Such amiable idiots. We started the road trip on a whim in the middle of the night, and I keep remembering the quiet lightning that fractured the blackness in the far-off horizon. Every few minutes there was this staggering display of silent radiance, like a big wizard in the distance performing powerful spells. "Did you see that? There it is again!" we'd holler. I guess that's what got us lost -- looking for the lightning -- because eventually we decided we wanted to be in the middle of the storm.
But we lost the lightning and never got close to the storm. Weird, I remember thinking from the front seat, no matter how fast we drive the clouds are always ahead of us. So eventually the sun rose and the sky became evenly brilliant, and after much meandering we decided to pick up on our original plan, which was to track down one of our childhood homes, a place we simply referred to as the "pink house."
Lately I've been trying to remember why the pink house held a particular fondness for us, because by that time we had moved, literally, every year of our lives. I was 5 at the pink house; it was there that I lost my shoes one day and my sister made me a new pair from fabric scraps in hopes of keeping our father from kicking my ass when he found out my good ones were gone. My new shoes looked like plaid biblical sandals and my father wasn't fooled for a second. "No, really," I cried as I dodged him between the moving boxes that were like permanent furniture at all our addresses, "I outgrew my other pair."
"Dad was always getting pissed at us for losing things," we laughed while we were lost that day. He even used to blame us for getting him lost during all the cross-country moves we made after we proved to be such bad map readers, issuing him instructions like "take a right at the red dot." After that we were relegated to the back seat. "You're a disgrace to the daughters of traveling trailer salesmen everywhere," he chided us affectionately.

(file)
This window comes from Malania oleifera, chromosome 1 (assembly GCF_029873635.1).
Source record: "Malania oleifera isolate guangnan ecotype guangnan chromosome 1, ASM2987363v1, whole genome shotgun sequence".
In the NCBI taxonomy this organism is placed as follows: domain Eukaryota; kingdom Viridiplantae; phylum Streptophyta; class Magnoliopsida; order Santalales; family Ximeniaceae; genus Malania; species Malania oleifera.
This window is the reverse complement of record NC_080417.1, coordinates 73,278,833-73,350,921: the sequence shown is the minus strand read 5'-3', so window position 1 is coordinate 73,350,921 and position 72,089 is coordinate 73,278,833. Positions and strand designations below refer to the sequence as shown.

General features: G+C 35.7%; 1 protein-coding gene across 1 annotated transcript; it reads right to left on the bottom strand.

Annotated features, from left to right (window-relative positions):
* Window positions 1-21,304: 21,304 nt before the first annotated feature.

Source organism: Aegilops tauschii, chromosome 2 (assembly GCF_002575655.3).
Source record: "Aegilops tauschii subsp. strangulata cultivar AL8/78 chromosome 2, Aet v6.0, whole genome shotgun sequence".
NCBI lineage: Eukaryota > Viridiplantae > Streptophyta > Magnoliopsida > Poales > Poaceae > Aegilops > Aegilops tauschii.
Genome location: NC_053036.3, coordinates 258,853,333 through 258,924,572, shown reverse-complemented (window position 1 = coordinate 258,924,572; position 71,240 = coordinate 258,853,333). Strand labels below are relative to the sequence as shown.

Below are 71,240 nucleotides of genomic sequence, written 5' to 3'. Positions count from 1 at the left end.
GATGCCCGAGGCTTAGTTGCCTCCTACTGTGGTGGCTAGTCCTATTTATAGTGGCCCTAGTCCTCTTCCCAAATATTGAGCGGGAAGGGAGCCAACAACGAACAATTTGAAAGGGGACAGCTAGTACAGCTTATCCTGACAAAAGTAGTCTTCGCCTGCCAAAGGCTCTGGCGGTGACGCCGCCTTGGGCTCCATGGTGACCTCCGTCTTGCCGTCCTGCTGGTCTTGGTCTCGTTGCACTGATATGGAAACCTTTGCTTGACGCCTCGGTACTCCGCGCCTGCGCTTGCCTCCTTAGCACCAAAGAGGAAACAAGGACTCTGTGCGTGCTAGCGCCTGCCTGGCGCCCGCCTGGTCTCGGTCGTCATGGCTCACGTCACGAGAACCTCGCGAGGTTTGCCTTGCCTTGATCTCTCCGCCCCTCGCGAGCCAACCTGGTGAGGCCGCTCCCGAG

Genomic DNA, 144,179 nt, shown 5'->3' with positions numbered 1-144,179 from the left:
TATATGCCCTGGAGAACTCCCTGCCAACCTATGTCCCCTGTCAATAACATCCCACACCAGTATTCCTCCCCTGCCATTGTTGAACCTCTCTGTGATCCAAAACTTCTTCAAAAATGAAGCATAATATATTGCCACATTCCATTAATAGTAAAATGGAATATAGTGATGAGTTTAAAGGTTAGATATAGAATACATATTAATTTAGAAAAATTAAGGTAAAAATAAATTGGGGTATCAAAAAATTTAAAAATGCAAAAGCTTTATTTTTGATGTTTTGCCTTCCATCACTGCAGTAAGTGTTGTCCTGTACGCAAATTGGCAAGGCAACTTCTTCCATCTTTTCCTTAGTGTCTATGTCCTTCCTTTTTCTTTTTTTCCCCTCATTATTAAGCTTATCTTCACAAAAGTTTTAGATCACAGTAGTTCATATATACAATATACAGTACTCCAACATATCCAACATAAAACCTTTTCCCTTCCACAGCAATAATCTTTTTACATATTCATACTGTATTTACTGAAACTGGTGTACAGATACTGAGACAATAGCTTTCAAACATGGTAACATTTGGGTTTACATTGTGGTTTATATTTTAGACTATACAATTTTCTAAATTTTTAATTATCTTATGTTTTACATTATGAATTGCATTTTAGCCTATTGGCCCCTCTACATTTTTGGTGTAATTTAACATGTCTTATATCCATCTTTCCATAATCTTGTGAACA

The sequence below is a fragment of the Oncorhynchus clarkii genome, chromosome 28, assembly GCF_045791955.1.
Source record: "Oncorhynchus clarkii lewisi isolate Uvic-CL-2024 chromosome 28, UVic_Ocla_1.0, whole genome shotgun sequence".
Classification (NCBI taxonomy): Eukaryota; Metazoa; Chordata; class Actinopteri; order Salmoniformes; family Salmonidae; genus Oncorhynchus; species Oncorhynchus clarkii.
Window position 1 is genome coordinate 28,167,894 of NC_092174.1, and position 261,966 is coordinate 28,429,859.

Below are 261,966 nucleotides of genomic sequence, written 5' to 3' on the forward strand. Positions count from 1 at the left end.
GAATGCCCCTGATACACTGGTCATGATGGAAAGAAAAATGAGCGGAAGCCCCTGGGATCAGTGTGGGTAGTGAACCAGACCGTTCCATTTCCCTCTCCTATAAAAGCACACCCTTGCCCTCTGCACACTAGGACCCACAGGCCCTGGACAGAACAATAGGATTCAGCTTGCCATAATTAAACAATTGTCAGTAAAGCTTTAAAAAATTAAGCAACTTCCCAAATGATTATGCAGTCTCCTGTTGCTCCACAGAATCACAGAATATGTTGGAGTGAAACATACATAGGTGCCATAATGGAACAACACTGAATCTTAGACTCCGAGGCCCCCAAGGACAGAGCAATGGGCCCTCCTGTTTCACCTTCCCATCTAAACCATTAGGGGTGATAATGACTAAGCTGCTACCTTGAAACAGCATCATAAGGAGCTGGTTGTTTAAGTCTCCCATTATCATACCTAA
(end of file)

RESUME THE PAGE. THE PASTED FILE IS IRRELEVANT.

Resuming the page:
Driving around, Cheryl and I finally, via Iceland almost, found the pink house that day. It had lost its original paint and was now kind of a maple color, but we recognized it from a small set of concrete steps imbedded in the grass that circled the terraced front yard like a little arena. "This is where Dad sat, right here," Cheryl said, pointing to a specific section on the concrete. She was referring to the only intact family photo we have to this day, which was taken while we all sat on those steps. "Kim was on his lap, I was next to him, you were on Mom's lap and Jim was next to you," she sighed, finished.
I guess it was important to her to find that exact spot. I'm looking at that picture right now, and in it the sun is beaming down on the six of us, and I'm wearing the shoes I later lost in the park. My father is the age I am today, and looking closely I can see that on his left hand he wears a ring. I recognize it as his signet ring from the Army. I wonder what happened to that ring. I didn't even learn he'd served in the Army until after he just up and died all of a sudden one day. Soldiers attended his burial and handed me the folded flag from atop his coffin to keep.
I wish they hadn't done that. I wish they had handed it to my brother or someone else, because it wasn't even two months later that I was moving again and the box that contained the flag fell off the back of my friend's El Camino while we were driving down the San Diego freeway. The flag billowed like a patriotic parachute as it caught car grill after car grill. His Bible was in that box, too. Jesus God, looking back, I realize how I was always losing things. I lost my father's flag and his Bible and probably that ring, too. I lost every opportunity I had to find my way back to the bond we shared like the one we had when we lived together in the pink house. I lost the lightning and never got close to the storm, didn't I? I lost the point of it all, didn't I? I'm losing it right now. Just looking at this picture, I'm losing it.